Born: January 23, 1970|
Bocas del Toro, Panama
|Batted: Right||Threw: Right|
|April 10, 1993 for the Baltimore Orioles|
|Last MLB appearance|
|July 21, 1997 for the Montreal Expos|
|Runs batted in||49|
Sherman Omar Obando Gainor (born January 23, 1970 in Bocas del Toro Province, Panama) is a former major league baseball player who played for the Baltimore Orioles and Montreal Expos. His main position was outfield, but often played as a first baseman or designated hitter. He is currently the first base coach for the Charleston RiverDogs.
Major League career
Obando was signed by the New York Yankees in 1987, and was picked up by the Baltimore Orioles in 1992. He made his major league debut with the Orioles on April 10, 1993, and ended the season with 3 home runs and 15 RBIs. He was promoted again to the majors in 1995, but played in only 16 games. The following year, he was traded to the Montreal Expos for outfielder Tony Tarasco, and played in 89 games in 1996, hitting 8 home runs and 22 RBIs. His playing time decreased from then on, and he played his last major league game on July 21, 1997.
Japanese Professional League career
Obando was signed by the Nippon Ham Fighters in the middle of the 1999 season. He played poorly in his first few games, but gradually increased his output, and ended up with 20 home runs, 62 RBIs and a .306 batting average playing in 94 games.
Obando truly made his mark in his second year, hitting 30 home runs, 101 RBIs, and a .332 batting average despite missing over 30 games due to injuires. His batting average was the second highest in the Pacific League, after Ichiro Suzuki, and his slugging percentage was the highest in the league. He played in the all star game, and won the Best Nine Award this year. In a game against the Seibu Lions, he hit a home run that broke apart the lens of a television camera placed next to the backscreen of the Seibu Dome.
With Ichiro Suzuki gone away to the major leagues, Obando had a good chance at winning the triple crown, but sustained a knee injury that forced him out of over half of the 2001 season. Incredibly, he still contributed with 15 home runs and 51 RBIs in only 52 games (meaning that he had an RBI in almost every game he played).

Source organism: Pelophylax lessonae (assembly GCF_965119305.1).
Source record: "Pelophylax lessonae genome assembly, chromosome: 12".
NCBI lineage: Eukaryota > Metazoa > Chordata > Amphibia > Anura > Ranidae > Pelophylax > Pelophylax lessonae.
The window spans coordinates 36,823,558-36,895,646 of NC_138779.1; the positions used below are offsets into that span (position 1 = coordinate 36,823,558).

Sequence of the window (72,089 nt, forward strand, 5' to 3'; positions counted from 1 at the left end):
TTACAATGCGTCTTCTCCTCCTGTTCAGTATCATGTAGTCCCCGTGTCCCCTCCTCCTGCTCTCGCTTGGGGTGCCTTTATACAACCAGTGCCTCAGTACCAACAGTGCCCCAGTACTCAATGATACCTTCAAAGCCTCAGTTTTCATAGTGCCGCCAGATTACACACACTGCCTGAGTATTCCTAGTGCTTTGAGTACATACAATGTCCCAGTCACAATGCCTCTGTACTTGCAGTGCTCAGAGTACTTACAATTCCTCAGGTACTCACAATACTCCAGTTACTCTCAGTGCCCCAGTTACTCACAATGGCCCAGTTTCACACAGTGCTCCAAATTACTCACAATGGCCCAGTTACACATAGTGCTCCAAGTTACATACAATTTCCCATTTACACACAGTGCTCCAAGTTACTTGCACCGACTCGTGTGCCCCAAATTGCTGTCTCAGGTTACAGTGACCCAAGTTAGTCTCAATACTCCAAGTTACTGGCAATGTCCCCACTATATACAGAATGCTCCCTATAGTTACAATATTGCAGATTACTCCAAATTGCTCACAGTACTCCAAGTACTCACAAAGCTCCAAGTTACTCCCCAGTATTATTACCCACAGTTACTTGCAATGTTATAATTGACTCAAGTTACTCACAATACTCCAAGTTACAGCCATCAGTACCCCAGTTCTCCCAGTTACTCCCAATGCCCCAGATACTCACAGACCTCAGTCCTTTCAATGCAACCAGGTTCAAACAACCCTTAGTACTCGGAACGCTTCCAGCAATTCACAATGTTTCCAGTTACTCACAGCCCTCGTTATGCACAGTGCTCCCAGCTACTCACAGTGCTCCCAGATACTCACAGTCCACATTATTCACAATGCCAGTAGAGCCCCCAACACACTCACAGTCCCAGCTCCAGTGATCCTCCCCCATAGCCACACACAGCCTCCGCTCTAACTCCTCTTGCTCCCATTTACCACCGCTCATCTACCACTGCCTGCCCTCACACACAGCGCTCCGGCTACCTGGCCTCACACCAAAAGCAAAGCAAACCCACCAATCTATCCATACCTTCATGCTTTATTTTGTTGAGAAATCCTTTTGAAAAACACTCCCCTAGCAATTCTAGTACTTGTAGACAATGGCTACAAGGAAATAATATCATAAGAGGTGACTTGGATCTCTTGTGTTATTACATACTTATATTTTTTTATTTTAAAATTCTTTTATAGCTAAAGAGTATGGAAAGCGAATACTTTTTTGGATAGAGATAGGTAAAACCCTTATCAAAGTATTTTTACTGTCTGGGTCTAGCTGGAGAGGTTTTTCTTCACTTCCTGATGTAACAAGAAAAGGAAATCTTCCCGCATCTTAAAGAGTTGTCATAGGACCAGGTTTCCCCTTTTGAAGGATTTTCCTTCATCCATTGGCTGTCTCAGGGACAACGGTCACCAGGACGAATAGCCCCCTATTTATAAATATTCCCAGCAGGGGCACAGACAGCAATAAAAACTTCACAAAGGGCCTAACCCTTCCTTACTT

In 2002, he played in 118 games, hitting 26 home runs and 68 RBIs, contributing greatly as a cleanup hitter. However, his knee worsened during the off-season, and the drop in his batting average (.263) compelled the Fighters to release him during the off-season. He was offered a contract from the Chunichi Dragons, but declined in favor of returning to the United States.
In 2004, the Hokkaido Nippon Ham Fighters had lent two of their regular players to the Athens Olympics Japanese baseball team, and Obando traveled to Japan with his own money to offer his services to his former team. He was signed cheaply in the middle of the season, and immediately began to display his solid batting abilities, hitting 8 home runs and 25 RBIs with a .338 batting average in 42 games. His clutch hitting contributed greatly to the team, and the Fighters made it to the playoffs that year.
Obando began the 2005 season with the Fighters, but fell into a slump and was dropped after only 24 games. He had played 6 seasons (4 full seasons) in the Japanese Pacific League.
World Baseball Classic
Obando was chosen as a member of the Panamanian team, and played as a designated hitter, batting 5th. His team lost in the preliminary rounds of the tournament.
- 177 Games
- 85 Hits
- 13 Home runs
- 49 RBIs
- .239 Batting average
Japanese Professional Leagues
- 437 Games
- 458 Hits
- 102 Home runs
- 314 RBIs
- .294 Batting average
- Career statistics and player information from The Baseball Cube
Template:Panama 2006 World Baseball Classic roster